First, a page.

Reefer Madness: The Musical opened this past weekend to big, enthusiastic crowds! They came ready to laugh and left still doing so! The cast and crew were on their game and gave to very solid performances! Way to start of the run, guys!! We’ve already gotten a great review from the Sun Gazette! Check it out!
Solid Casting, Pacing Propel ‘Reefer’ to Success
by Matt Reville, Staff Writer
If you’re an aficionado of “Urinetown” – that perky, bubbly, slightly bawdy Off-Broadway musical that has wheedled its way into public consciousness all the way down to high school productions – you’re probably going to enjoy “Reefer Madness: The Musical,” a show in much the same vein.
While the former is a creative home run, the latter is more a line-drive double: solid, but not without its flaws. Yet in the hands of Dominion Stage, which opened a production this past weekend as part of its 60th-anniversary celebration, “Reefer” is capably held together by clever staging, brisk pacing and solid casting.
It’s send-up of a 1936 motion picture, now something of a campy classic, warning of the dangers of that “leafy green assassin of youth” that would lead to the moral turpitude of America’s youth. In that morality tale’s estimation, even the commies are not as big a national scourge, apparently.
The plot follows the descent of all-American high school boy Jimmy, who inadvertently gets sucked into a den of iniquity and sees his world collapse around him. His descent is played out through musical numbers that, if at times repetitive, are toe-tappingly engaging.
Dominion’s effort benefits from the casting of Joel Piper as Jimmy and Jaclyn Young as his straight-laced girlfriend, Mary Lane. Both are charmers, and Young in particular has a singing voice and personality well-suited to her part.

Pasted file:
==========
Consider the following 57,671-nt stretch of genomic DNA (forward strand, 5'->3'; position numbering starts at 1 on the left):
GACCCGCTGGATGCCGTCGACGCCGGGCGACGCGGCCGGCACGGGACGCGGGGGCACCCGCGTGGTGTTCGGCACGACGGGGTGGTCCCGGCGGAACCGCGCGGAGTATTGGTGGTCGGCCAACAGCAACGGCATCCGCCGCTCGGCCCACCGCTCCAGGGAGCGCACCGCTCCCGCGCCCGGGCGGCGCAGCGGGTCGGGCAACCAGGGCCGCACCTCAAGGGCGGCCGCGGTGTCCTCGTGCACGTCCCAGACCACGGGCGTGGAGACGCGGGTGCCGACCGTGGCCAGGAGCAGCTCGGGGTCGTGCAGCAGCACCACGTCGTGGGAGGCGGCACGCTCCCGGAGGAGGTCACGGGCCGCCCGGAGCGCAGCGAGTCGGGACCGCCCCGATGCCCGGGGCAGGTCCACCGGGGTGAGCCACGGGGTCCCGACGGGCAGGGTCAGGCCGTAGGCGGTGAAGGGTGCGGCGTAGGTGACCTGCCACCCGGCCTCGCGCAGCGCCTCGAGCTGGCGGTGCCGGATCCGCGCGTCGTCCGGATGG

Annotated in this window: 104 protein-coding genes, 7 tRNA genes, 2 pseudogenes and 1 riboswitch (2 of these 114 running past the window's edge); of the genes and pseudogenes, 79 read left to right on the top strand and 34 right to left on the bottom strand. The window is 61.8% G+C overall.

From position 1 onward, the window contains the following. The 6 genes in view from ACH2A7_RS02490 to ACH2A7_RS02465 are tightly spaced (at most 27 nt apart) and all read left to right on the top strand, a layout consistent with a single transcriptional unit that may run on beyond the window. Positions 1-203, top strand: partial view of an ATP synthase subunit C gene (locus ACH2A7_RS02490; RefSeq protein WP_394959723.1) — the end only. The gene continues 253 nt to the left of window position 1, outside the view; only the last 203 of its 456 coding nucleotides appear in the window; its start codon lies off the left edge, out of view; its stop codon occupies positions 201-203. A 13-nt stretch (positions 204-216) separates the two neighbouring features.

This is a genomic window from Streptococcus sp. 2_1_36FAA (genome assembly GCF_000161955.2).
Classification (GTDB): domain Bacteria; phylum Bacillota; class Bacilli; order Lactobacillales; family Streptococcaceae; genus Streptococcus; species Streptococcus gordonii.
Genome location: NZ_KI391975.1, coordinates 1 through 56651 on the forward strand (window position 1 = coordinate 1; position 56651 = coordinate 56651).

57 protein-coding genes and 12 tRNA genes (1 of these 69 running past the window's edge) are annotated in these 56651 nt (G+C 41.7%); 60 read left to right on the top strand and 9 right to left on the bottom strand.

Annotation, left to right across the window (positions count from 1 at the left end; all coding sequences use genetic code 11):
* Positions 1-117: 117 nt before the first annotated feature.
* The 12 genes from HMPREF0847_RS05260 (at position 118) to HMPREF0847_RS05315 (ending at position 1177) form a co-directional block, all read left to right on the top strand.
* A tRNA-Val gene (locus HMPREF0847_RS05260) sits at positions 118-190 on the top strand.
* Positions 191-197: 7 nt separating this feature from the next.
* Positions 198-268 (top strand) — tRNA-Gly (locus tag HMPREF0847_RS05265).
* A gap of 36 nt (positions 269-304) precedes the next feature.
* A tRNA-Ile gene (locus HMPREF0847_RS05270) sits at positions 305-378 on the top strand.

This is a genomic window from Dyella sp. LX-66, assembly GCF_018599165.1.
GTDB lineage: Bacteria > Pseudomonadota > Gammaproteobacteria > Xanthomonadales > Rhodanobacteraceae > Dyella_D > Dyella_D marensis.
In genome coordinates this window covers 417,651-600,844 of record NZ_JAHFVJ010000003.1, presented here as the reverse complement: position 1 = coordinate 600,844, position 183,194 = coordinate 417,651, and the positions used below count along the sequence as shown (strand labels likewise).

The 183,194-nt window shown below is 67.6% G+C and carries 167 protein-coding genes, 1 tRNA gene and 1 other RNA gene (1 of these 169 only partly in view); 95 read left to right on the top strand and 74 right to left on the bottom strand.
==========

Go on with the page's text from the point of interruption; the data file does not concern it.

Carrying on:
Michael Reid is effective as Jack, the pot-pusher who lures teens to the home of Mae (well-done by Amy Baska), whose conscience is conflicted about the entire situation. Good-time gal Sally (Cassandra Hodziewich) does her part to help out Jack, while one-time college guy Ralph (Sam Nystrom) has fallen into maniacal, smoke-infused zombie status through his addiction.
The story is held together by the Lecturer (Tom Flatt), always on hand to warn parents, and others who will listen, of the dangers ahead.
(Jesus and Franklin Roosevelt also make appearances, along with the ensemble of singers and dancers.)
The plot is more substantive than one might suspect for any musical, let alone a send-up. And the show does get more rollicking as it goes along, as those plot lines begin to unfold. Director Matthew Randall keeps the pacing of the two-hour show moving, while music director John-Michael d’Haviland is at the helm of a small but quite effective orchestra.
The entire staging of the show was quite strong, showcasing a resurgent Dominion creative team.
End result? Everybody, including the audience, seemed to be having a good time, even though the auditorium was a decidedly non-smoking venue.
“Reefer Madness: The Musical” runs through Jan. 30 at Gunston Arts Center, 2700 South Lang St. Performances are Thursdays through Saturdays at 8 p.m., with a 2 p.m. matinee on Sunday, Jan. 24.
For tickets and information, call (703) 638-0502 or see the Web site at www.dominionstage.org.